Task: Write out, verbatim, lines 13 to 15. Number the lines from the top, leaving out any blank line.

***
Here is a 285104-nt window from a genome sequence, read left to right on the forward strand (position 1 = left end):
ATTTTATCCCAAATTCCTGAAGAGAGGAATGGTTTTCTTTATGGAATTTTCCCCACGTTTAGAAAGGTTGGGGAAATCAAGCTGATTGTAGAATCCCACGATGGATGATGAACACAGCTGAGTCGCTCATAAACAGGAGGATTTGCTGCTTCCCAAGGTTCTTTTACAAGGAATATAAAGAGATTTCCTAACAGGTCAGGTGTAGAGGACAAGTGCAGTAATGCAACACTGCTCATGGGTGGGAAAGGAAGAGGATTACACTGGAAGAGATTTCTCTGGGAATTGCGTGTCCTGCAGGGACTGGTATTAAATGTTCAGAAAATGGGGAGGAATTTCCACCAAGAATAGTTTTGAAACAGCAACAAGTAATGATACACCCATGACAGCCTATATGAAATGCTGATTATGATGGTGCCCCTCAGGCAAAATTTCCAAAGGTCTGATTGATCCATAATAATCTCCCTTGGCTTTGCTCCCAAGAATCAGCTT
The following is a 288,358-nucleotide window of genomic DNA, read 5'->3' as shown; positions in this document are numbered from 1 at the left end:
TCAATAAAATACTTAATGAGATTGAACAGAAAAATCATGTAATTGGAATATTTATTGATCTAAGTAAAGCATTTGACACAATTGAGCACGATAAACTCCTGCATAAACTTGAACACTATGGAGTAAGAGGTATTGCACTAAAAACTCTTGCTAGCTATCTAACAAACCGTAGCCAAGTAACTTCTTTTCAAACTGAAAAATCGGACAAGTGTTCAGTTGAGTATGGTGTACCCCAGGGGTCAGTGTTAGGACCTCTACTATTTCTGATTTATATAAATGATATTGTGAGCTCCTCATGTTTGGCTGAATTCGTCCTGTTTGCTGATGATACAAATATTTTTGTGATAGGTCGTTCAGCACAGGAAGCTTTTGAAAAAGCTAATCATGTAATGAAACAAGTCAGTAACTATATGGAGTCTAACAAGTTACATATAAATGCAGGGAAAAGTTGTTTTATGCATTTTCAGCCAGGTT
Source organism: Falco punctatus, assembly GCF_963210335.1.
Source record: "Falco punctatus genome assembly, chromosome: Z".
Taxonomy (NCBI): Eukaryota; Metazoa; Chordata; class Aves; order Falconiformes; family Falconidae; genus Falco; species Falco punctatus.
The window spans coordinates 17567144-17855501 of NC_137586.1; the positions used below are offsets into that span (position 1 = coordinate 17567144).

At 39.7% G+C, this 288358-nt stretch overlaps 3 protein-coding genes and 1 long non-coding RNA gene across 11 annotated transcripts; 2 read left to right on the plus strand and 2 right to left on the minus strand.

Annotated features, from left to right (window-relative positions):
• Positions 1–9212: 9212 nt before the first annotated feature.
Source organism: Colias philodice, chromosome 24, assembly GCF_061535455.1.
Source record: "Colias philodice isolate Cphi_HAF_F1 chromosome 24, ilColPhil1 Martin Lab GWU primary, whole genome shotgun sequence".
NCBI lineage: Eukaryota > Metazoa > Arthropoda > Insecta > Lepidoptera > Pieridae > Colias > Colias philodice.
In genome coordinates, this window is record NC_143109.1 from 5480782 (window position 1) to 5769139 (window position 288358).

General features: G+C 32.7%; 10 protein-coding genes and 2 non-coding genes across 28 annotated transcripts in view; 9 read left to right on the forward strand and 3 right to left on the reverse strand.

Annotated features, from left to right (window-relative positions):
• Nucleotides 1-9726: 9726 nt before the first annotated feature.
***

Source record: "Colias philodice isolate Cphi_HAF_F1 chromosome 24, ilColPhil1 Martin Lab GWU primary, whole genome shotgun sequence".
NCBI lineage: Eukaryota > Metazoa > Arthropoda > Insecta > Lepidoptera > Pieridae > Colias > Colias philodice.
In genome coordinates, this window is record NC_143109.1 from 5480782 (window position 1) to 5769139 (window position 288358).